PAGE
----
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The Upcoming Winter:
It has been over 2 months without a post. I would love to say I have been watching the weather everyday, but I have taken a break over the past 2 months. During this time I have been doing plenty of reading and monitoring for the upcoming season. I have been watching the ENSO state and forecasts and other patterns. I have noticed quite a few Winter forecasts coming out in July. The weather models are forecasting for the Winter already, but this far out it is still quite an inaccurate science.
Most of the forecasts are factoring El Nino as the major player in the pattern. The forecast models have been over forecasting the strength of El Nino events however the past several years. The strong El Nino forecast from Spring has already been downgraded to a Weak to Moderate El Nino forecast for this Winter, in line with the what the models have been doing in recent years. Chances are increasing though that we will see a weak or moderate El Nino pattern evolving by Winter. Currently we are still in an ENSO neutral state with the equatorial ENSO region ocean temps cooling recently. Not a good sign for a stronger El Nino.
Here in Tahoe we are on the borderline between Northern and Central CA, and between the Pacific NW and the Southwestern U.S. With El Nino having a much stronger correlation with Southern CA weather and the Southwestern U.S. it is hard to say what it would mean for us here in Tahoe. Historically Strong El Ninos or La Ninas have a much better chance of bringing us above average precip here in the Tahoe Basin. Unfortunately that is not looking likely this upcoming Winter so the forecast will be tricky and other variables in the weather pattern may push us one way or the other. So we may be in for another season of frustrating forecasting.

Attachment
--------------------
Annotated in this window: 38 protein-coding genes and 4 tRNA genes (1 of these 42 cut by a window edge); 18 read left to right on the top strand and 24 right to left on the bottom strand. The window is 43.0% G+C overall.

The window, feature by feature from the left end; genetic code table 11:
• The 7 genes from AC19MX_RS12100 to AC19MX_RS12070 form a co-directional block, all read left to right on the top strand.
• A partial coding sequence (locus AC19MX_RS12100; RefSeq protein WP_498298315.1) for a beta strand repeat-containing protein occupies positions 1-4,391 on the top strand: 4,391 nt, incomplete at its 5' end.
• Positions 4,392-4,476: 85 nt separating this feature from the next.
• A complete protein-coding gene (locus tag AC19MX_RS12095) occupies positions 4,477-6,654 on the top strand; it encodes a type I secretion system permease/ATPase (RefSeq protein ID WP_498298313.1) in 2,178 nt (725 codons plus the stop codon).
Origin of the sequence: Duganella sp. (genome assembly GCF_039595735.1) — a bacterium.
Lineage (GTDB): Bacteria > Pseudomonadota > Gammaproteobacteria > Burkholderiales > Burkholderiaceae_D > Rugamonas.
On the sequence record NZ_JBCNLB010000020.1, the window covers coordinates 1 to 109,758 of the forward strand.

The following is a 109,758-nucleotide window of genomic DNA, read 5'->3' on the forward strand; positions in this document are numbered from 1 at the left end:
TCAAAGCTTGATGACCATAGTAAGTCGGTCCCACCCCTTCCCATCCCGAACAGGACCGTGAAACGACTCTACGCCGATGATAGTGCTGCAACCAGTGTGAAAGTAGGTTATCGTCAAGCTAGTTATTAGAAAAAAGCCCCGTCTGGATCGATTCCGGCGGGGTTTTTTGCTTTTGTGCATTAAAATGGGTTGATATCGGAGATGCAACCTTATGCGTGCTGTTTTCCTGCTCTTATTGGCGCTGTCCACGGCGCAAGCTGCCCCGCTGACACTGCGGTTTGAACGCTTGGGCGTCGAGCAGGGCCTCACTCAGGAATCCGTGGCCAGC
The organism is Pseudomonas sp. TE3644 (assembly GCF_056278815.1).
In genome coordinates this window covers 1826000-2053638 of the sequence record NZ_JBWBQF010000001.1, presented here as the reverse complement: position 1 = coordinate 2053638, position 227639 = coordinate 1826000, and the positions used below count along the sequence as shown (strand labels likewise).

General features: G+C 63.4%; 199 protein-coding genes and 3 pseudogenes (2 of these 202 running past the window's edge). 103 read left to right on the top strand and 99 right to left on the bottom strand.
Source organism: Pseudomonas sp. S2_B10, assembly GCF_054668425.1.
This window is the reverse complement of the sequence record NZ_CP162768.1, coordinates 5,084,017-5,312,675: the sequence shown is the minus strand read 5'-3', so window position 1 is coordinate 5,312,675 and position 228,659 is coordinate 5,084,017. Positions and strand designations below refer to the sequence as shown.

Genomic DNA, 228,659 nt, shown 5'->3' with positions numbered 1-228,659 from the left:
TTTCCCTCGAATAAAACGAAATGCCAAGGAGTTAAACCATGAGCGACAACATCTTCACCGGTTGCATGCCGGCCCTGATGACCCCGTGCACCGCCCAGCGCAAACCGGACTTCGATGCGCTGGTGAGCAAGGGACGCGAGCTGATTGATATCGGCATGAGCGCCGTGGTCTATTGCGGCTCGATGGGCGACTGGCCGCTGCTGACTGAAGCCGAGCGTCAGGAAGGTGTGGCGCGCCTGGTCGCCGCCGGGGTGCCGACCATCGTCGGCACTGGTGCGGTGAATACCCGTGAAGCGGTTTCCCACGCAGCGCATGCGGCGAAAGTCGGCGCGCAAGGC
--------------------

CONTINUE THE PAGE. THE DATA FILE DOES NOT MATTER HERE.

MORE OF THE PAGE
Golden Gate weather has a nice site with historical data for El Nino and La Nina precip in Northern CA. Back in May they put out a list of myths about El Ninos commonly regurgitated around CA in discussions about weather and Winter snowfall. Below is their "Myth #5" that I thought would put the upcoming Winter forecasts into perspective.
"Myth 5: When there is an El Niño, there is lots of rain in California. No! -- The answer is NOT always and NOT everywhere. Historical records for the past six plus decades for Central California show that during the 22 El Niño events the rainfall has been above normal half the time and below normal the other half. If just the 6 strong El Niño events are looked at then the rainfall has been above normal 4 of the 6 seasons. However, if only the weak and moderate El Niños are examined then it is seen that 6 of the 16 years received below normal rainfall, 5 near normal and 5 above normal.
Over the same span, Northern California had 3 wet years years during the 5 strong events, with 5 above-normal seasons during the 16 weak-to-moderate El Niños.
Southern California showed more of a wet bias during strong El Niños with above-normal rain in 4 of the 5 seasons, near normal the fifth year. During weak to moderate events Southern California precipitation was above normal 6 of the 16 seasons, near normal 5 seasons and below normal the remaining 5 years.
The bottom line is that California can get wet during El Niño, but not always. As a matter of fact, the California drought in the 1976-77 winter was during a weak El Niño. It is important to keep in mind that El Niño is not the only thing happening in the atmosphere and that other patterns can either enhance or detract from its overall impact."
So just looking at historical records since 1950 Central and Northern CA have a 31% chance of above average precip this upcoming Winter. The better news is that there is a 63% chance of at least an average season for precip.